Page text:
What if, instead of obsessing over book lists, the state redirected that energy to bringing every school library up to state standards – with enough library staff and books, up-to-date collections and budgets for technological improvements? This is what the new superintendent Millard House II has pledged to do in Houston. House included an effort to bring all district libraries up to state standards in its plans for federal COVID-19 relief funds and plans to address the district’s library shortage in its strategic plan.

Even if House were to commit to staffing every school library, he would still have to give those librarians the assurance that these positions would last. Why work in Houston, where a principal can put your work on the chopping block as they please, when you can work in a nearby school district which can offer much more job security?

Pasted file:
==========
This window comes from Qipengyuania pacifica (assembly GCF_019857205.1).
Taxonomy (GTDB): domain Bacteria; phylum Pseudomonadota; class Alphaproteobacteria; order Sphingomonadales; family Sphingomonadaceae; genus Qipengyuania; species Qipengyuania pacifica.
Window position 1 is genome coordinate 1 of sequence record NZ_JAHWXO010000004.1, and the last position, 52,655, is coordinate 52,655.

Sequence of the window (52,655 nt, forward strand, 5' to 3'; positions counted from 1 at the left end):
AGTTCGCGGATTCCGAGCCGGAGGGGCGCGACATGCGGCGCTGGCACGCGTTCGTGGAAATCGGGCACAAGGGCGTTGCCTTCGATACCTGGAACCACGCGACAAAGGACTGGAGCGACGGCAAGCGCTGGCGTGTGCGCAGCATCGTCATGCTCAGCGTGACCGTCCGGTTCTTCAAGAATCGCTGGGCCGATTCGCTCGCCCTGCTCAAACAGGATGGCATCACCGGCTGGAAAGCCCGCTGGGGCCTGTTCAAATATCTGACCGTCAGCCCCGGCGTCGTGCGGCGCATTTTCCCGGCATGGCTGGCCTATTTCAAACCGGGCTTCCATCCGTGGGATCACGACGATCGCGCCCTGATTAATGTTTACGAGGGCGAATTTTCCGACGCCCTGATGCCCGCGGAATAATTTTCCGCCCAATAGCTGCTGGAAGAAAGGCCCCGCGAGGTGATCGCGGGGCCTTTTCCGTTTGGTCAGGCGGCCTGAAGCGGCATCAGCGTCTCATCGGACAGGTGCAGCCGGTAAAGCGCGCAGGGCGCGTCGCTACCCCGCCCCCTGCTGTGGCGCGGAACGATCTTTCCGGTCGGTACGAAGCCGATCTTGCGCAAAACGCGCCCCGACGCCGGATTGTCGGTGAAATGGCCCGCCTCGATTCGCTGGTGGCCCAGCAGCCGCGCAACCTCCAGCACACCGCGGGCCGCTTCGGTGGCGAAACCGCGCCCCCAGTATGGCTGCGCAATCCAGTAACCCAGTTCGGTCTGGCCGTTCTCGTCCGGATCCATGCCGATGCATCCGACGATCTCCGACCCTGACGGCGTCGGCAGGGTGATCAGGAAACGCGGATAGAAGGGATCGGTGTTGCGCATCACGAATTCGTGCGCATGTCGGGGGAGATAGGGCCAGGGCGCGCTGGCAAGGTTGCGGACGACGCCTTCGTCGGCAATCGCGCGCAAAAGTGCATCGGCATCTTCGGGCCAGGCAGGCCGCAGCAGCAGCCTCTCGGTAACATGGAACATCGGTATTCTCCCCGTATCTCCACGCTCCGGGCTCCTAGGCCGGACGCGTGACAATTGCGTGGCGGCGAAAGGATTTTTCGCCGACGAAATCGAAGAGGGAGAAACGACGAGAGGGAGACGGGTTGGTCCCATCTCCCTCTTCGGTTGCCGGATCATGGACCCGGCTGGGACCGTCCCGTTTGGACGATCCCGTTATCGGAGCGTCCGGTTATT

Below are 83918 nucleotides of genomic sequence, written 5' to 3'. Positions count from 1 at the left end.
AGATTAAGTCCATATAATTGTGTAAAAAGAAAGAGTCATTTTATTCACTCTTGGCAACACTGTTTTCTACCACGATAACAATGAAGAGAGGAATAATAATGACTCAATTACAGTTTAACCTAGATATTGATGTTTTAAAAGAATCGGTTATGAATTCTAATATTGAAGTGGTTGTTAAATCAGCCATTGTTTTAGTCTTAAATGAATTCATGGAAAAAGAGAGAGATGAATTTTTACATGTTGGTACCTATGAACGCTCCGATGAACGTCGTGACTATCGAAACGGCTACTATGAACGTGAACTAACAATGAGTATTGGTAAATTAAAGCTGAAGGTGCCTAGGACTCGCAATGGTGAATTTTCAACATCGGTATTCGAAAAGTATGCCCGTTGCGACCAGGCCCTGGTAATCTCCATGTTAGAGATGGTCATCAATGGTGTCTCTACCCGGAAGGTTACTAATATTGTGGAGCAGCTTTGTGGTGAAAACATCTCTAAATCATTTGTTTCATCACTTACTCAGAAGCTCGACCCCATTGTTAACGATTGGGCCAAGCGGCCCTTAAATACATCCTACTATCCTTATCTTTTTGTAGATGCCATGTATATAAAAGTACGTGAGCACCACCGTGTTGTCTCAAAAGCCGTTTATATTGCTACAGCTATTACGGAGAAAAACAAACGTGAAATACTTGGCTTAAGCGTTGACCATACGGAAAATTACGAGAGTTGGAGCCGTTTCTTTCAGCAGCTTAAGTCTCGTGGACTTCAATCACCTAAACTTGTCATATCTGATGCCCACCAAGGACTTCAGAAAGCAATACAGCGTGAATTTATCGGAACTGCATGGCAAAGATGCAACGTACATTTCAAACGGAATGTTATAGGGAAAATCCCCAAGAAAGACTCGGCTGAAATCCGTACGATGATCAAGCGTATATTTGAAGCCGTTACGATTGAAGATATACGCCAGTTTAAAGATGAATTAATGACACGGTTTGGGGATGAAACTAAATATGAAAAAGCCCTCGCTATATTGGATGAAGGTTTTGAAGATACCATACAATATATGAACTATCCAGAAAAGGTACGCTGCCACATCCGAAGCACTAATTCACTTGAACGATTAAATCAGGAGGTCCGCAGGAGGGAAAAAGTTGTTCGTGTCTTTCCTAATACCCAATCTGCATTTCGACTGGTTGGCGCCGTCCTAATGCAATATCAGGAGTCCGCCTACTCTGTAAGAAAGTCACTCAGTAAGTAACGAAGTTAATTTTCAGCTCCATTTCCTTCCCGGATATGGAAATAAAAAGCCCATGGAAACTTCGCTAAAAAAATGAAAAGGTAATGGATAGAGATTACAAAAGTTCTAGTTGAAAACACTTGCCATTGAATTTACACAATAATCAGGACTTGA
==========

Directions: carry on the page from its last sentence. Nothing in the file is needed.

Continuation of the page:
Before former HISD superintendent Richard Carranza left for New York City, he proposed a change in staffing methods to ensure that all campuses employ a full-time certified librarian. It is an interesting proposition to relaunch. Until Houston begins to treat librarians as essential employees, our city’s school children will not be prepared for an increasingly competitive learning environment.

They have 99 other challenges. A missing librarian does not have to be one.

All students, especially those destined for college, must learn to become effective readers early. They need to access library databases where they can learn research methodology and how to select sources. Students, especially those from disadvantaged backgrounds, also need a gateway to their imagination. The books cultivate the idea that the world is much bigger than the neighborhoods students come home to every day. It is a precious resource worth fighting for. And we should.

About Karren Campbell